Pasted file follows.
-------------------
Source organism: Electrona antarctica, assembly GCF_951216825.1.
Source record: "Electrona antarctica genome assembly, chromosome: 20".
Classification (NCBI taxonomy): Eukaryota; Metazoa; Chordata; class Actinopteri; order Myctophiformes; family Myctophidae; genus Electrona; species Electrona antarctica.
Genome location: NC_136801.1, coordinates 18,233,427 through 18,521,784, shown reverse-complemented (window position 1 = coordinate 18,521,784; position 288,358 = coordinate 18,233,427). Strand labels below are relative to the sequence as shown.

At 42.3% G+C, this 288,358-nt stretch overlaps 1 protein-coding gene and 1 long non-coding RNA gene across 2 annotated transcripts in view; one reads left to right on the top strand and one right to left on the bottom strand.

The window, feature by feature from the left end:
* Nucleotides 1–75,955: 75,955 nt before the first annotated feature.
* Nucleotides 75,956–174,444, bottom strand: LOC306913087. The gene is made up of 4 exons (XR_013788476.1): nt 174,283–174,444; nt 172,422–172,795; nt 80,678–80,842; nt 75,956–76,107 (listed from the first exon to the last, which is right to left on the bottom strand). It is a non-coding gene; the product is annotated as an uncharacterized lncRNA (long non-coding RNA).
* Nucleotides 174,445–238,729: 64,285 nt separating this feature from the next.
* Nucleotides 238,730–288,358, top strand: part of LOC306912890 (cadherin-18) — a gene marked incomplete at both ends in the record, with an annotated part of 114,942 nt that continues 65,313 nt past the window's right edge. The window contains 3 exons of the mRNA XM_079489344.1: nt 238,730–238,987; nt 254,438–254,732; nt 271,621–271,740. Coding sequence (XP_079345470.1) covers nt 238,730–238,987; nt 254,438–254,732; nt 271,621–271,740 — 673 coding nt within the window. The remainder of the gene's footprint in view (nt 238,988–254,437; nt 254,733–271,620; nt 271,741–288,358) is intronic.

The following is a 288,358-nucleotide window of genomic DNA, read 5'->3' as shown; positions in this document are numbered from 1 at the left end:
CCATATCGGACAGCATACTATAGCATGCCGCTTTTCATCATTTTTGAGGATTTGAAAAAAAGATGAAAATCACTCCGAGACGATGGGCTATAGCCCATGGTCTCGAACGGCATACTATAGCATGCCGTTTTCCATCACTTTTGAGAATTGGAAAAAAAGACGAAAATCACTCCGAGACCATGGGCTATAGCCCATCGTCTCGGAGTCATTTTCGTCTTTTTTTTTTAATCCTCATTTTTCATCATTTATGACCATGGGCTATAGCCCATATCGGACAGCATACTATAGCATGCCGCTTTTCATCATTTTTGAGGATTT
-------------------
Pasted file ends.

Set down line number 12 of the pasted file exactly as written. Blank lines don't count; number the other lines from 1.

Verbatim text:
CCATATCGGACAGCATACTATAGCATGCCGCTTTTCATCATTTTTGAGGATTTGAAAAAAAGATGAAAATCACTCCGAGACGATGGGCTATAGCCCATGGTCTCGAACGGCATACTATAGCATGCCGTTTTCCATCACTTTTGAGAATTGGAAAAAAAGACGAAAATCACTCCGAGACCATGGGCTATAGCCCATCGTCTCGGAGTCATTTTCGTCTTTTTTTTTTAATCCTCATTTTTCATCATTTATGACCATGGGCTATAGCCCATATCGGACAGCATACTATAGCATGCCGCTTTTCATCATTTTTGAGGATTT